Walking through the valley of death with God

Published 10:58 am Wednesday, October 7, 2020

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Twenty one of the 27 books in the New Testament are epistles or letters and Paul wrote thirteen of them. Romans is unique because most of Paul’s letters were written following his visit to a particular church; Romans was written before his visit to Rome. He wanted to introduce himself to the church there, and he wanted to lay out, or outline, his beliefs and his faith. So, Ray Stedman calls Romans “the master keys to Scripture.”

It’s a long book, but you can sum it up in one simple statement, “For the wages of sin is death, but the gift of God is eternal life in Christ Jesus our Lord.” (Romans 6:23)

Then, as usual, my curiosity sent me to the dictionary; death means “the act of dying, the end of life, the total and permanent cessation of all the vital functions of an organism, the state of being dead, to lie still in death, extinction, destruction, the death of our hopes, the manner of dying, with an initial capital the agent of death personified (usually represented as a man or a skeleton carrying a scythe), spiritual death, and finally the loss or absence of spiritual life.”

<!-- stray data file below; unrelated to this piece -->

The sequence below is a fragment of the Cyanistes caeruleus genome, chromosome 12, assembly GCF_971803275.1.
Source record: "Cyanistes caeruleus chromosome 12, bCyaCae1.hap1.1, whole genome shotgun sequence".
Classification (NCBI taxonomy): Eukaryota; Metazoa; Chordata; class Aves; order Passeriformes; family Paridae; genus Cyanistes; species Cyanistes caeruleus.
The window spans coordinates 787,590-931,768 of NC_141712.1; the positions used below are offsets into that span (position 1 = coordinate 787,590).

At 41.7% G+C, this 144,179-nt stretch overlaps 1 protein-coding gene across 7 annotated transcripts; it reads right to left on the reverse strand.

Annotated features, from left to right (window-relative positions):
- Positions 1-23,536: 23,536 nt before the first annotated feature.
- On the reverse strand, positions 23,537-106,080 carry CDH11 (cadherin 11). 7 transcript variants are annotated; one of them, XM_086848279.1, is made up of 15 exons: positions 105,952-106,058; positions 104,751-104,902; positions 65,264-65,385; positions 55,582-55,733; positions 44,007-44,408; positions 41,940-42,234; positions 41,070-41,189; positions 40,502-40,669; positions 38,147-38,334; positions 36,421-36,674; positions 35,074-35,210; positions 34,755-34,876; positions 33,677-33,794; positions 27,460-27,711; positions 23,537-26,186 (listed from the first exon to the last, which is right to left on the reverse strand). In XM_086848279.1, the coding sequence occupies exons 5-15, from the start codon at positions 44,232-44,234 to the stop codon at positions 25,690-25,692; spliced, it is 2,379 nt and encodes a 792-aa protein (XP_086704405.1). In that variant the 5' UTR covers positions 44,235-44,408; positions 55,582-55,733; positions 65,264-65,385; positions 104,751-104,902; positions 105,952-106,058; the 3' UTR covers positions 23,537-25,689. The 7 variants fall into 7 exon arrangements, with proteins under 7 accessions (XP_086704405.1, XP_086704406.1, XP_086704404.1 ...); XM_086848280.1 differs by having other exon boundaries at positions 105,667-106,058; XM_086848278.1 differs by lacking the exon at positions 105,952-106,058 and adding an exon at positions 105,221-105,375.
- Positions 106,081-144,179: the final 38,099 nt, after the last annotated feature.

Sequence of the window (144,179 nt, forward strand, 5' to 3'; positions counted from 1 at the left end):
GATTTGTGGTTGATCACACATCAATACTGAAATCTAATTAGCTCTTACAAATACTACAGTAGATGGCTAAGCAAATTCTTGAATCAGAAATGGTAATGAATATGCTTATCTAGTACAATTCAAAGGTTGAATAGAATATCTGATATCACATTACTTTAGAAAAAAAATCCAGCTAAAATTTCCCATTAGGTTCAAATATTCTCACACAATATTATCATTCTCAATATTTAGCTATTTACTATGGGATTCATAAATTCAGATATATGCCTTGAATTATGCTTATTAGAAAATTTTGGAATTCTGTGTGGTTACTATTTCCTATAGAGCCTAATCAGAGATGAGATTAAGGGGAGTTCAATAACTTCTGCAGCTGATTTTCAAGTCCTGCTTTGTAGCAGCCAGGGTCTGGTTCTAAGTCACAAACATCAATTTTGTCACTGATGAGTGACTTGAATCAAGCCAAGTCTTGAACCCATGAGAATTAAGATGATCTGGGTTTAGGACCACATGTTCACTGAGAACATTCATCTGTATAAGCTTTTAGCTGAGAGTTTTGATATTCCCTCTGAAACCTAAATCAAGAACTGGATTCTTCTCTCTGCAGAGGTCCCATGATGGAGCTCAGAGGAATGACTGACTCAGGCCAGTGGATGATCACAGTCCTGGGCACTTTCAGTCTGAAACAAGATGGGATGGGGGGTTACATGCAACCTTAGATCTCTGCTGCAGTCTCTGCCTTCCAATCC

I remember trying, unsuccessfully, to draw blood from a patient at the Naval Hospital in Bethesda, Maryland, and suddenly realized the patient was dead. I remember participating in autopsies. I remember saving a young boy’s life with a procedure I developed. I remember sitting with a family in southwest Georgia trying to decide whether to cut off the machines. I remember talking to the doctors about our parents’ death and when we should “give up.” I have, many times, walked through the valley of the shadow of death with a patient and their family.

And I remember standing beside my son as we waited for death to take his wife. She’d confronted the doctor and demanded the truth about her condition. If he could help, then help. If there was nothing he could do, then let her go, because she was ready.

It seems I’ve spent my whole life dealing with death as a medical chemist and later as a pastor, and I can tell you one thing I’ve learned from it, faith in God makes all the difference. It made all the difference when a doctor in Savannah told me three of my ten biopsies showed cancer in my prostate.

For four years I lived in the valley of the shadow of death, until the day the doctor told me the cancer was gone and to come back once a year. It’s been ten years now,  I’m still cancer-free, and I can tell you another thing I’ve learned; facing death puts everything else in your life in a different light. Before that encounter in Savannah, “things” were important; now “things” are no longer important. Faith and family and friends are!